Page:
An art project is like a tree — for every visible branch, leaf or bud, there’s an entire non-visible underground network of roots and mycelium, soil and water that supports it. The spreading canopy that we see, feel and enjoy can’t exist without these prosaic mysteries.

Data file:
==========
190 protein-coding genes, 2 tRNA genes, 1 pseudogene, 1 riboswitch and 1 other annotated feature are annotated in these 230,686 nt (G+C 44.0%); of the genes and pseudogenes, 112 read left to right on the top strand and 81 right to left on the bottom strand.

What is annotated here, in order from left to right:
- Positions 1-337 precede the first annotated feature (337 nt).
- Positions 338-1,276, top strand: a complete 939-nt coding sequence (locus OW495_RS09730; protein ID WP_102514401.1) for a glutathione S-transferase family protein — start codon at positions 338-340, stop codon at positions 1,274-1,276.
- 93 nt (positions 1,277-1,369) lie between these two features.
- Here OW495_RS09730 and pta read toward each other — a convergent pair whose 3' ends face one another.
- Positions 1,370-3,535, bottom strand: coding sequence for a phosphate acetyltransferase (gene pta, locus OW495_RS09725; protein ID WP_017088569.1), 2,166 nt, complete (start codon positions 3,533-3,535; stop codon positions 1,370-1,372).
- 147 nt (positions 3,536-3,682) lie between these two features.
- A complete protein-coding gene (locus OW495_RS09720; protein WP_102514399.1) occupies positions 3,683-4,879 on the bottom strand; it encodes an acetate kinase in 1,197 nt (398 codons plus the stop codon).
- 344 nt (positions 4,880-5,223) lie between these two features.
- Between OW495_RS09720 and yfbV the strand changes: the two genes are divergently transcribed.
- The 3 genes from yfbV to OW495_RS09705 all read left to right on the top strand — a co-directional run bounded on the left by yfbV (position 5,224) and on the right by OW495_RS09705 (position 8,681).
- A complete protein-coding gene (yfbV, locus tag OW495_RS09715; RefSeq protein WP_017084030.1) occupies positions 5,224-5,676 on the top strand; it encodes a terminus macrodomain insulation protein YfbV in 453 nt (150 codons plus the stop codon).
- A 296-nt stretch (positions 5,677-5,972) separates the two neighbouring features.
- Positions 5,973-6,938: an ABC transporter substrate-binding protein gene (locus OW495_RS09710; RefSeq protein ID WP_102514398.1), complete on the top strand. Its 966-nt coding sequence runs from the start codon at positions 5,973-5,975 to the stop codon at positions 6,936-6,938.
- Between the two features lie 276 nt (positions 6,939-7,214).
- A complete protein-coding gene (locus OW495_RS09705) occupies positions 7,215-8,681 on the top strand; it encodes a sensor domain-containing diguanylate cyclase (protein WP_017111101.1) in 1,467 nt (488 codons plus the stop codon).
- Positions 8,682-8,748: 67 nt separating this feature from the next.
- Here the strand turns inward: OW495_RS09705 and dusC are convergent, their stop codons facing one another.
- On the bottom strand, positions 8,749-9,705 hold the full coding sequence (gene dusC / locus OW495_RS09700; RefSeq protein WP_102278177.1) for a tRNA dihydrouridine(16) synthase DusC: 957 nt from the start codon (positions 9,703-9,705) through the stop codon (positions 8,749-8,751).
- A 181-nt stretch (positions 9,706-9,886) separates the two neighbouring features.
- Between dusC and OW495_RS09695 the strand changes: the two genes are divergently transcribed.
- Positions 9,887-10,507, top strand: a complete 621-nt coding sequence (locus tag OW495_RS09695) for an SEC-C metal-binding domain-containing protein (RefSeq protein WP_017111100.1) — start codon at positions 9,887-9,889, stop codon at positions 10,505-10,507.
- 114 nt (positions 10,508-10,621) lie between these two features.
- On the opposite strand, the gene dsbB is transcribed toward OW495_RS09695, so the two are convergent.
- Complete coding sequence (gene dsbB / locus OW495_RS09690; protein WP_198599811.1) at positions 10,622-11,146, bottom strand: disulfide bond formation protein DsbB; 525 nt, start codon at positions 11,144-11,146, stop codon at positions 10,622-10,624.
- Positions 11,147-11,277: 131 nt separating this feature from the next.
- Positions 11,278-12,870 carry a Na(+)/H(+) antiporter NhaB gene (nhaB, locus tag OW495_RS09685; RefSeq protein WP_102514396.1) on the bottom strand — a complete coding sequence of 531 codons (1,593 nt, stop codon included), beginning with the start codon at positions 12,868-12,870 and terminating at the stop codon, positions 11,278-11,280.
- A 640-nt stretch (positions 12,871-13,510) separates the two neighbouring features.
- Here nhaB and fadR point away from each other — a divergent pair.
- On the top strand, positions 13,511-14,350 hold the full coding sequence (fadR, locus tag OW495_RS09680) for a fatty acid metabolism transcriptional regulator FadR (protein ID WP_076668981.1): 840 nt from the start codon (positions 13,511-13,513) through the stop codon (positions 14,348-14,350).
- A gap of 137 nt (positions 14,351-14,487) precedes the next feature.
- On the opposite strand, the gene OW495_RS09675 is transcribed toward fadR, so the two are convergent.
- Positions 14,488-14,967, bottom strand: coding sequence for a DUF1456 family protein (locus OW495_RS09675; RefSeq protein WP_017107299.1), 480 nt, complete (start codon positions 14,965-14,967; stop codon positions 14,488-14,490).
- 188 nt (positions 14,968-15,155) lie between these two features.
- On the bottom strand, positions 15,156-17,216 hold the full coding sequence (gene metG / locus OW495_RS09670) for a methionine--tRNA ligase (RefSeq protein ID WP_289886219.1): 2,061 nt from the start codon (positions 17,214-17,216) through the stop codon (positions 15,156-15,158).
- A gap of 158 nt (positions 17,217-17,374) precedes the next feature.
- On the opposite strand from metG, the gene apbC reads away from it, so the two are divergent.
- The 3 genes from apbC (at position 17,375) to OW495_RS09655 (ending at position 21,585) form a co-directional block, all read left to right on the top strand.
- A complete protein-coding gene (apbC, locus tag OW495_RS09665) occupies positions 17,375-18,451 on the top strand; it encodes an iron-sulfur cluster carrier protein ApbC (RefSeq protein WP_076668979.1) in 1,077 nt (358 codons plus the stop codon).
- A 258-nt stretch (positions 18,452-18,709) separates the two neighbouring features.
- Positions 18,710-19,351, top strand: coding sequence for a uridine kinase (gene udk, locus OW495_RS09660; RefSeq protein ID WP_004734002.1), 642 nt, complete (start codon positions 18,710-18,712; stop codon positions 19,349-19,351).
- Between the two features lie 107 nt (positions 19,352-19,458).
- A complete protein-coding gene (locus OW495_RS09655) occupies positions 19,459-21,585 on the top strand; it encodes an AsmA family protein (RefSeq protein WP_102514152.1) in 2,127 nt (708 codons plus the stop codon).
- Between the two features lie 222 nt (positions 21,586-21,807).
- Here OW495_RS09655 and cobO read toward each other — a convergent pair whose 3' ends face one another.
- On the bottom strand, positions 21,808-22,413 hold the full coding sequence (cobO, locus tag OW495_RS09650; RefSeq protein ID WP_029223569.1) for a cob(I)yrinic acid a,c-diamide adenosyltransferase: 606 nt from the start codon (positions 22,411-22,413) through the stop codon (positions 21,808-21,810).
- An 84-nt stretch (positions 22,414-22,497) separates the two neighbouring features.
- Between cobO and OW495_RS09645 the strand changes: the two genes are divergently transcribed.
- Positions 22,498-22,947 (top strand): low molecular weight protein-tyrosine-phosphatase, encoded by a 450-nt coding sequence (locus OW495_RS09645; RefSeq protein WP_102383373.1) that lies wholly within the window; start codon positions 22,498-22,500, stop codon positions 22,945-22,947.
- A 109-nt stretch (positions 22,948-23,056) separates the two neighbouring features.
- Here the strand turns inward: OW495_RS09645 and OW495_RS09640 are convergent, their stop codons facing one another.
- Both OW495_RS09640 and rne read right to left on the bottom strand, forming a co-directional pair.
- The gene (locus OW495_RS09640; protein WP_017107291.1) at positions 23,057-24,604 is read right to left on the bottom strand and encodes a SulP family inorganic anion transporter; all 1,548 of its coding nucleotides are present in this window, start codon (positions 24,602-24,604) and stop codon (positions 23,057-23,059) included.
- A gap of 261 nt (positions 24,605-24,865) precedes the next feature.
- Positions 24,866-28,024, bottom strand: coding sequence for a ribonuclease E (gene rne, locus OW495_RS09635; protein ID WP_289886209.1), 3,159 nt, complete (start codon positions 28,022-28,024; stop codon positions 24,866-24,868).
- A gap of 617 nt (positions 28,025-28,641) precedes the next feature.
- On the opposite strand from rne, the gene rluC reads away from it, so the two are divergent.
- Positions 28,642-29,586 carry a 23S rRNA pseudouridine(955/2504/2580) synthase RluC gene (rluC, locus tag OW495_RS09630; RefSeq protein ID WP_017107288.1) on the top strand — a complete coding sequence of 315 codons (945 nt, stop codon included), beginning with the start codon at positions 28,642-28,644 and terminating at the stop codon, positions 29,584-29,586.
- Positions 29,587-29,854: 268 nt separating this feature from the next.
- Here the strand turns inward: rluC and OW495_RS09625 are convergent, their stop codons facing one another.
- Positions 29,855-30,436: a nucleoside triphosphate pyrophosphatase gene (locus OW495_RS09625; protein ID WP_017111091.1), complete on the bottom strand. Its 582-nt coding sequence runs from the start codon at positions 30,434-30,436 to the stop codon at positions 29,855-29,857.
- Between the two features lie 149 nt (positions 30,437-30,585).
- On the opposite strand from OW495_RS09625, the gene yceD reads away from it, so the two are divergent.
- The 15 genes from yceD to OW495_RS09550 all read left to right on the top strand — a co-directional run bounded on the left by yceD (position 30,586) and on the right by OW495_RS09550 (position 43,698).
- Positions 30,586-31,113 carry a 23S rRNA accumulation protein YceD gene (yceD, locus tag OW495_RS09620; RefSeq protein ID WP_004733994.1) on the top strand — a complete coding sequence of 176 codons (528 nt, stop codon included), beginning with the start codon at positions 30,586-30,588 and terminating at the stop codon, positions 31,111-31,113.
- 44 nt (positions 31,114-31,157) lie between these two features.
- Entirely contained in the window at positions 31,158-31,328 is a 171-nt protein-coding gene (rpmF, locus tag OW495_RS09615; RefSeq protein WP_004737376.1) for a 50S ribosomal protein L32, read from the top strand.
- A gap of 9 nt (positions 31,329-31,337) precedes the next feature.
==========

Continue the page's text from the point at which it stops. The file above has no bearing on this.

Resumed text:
I have trouble admitting this and allowing myself the time and space it takes to make the roots for the art — they’re not the substantial product, and they’re not me standing in front of an audience and teaching or leading, so they’re not what I get paid for; it takes me a long time to think things through and digest and create from what I’ve learned, I begrudge the time it takes away from paying gigs and think I should be able to do it faster, I’m just too slow. I’m finally beginning to see how unsustainable this is, so to counteract my corrosive attitude, I’m going to account for all the time I’m spending doing the thinking and organizing. It’s not the glamorous and aspirational crown, but I hope it helps other artists after me.